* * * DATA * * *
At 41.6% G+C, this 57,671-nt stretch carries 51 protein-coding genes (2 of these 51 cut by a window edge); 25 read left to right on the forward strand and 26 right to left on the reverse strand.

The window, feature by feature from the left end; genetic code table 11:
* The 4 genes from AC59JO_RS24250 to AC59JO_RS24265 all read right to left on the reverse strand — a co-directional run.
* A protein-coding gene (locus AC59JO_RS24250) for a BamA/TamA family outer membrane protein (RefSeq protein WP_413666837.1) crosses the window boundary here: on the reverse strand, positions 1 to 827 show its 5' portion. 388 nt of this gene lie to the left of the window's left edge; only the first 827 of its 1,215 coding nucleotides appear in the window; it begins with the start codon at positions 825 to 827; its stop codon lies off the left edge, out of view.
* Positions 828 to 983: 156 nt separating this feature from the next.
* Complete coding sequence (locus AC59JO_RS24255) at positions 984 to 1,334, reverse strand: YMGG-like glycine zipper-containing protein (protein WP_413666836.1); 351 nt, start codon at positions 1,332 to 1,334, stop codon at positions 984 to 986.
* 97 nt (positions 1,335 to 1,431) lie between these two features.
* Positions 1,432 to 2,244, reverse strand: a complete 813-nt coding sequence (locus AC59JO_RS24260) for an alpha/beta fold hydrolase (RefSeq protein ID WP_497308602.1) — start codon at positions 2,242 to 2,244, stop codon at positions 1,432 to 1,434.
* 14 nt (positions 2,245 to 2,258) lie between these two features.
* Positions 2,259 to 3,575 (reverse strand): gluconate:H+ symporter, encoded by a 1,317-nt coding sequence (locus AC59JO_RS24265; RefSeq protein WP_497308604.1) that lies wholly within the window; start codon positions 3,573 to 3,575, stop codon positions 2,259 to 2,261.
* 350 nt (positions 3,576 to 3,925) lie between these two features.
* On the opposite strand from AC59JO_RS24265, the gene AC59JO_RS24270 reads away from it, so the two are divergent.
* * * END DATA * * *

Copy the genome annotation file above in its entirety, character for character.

At 41.6% G+C, this 57,671-nt stretch carries 51 protein-coding genes (2 of these 51 cut by a window edge); 25 read left to right on the forward strand and 26 right to left on the reverse strand.

The window, feature by feature from the left end; genetic code table 11:
* The 4 genes from AC59JO_RS24250 to AC59JO_RS24265 all read right to left on the reverse strand — a co-directional run.
* A protein-coding gene (locus AC59JO_RS24250) for a BamA/TamA family outer membrane protein (RefSeq protein WP_413666837.1) crosses the window boundary here: on the reverse strand, positions 1 to 827 show its 5' portion. 388 nt of this gene lie to the left of the window's left edge; only the first 827 of its 1,215 coding nucleotides appear in the window; it begins with the start codon at positions 825 to 827; its stop codon lies off the left edge, out of view.
* Positions 828 to 983: 156 nt separating this feature from the next.
* Complete coding sequence (locus AC59JO_RS24255) at positions 984 to 1,334, reverse strand: YMGG-like glycine zipper-containing protein (protein WP_413666836.1); 351 nt, start codon at positions 1,332 to 1,334, stop codon at positions 984 to 986.
* 97 nt (positions 1,335 to 1,431) lie between these two features.
* Positions 1,432 to 2,244, reverse strand: a complete 813-nt coding sequence (locus AC59JO_RS24260) for an alpha/beta fold hydrolase (RefSeq protein ID WP_497308602.1) — start codon at positions 2,242 to 2,244, stop codon at positions 1,432 to 1,434.
* 14 nt (positions 2,245 to 2,258) lie between these two features.
* Positions 2,259 to 3,575 (reverse strand): gluconate:H+ symporter, encoded by a 1,317-nt coding sequence (locus AC59JO_RS24265; RefSeq protein WP_497308604.1) that lies wholly within the window; start codon positions 3,573 to 3,575, stop codon positions 2,259 to 2,261.
* 350 nt (positions 3,576 to 3,925) lie between these two features.
* On the opposite strand from AC59JO_RS24265, the gene AC59JO_RS24270 reads away from it, so the two are divergent.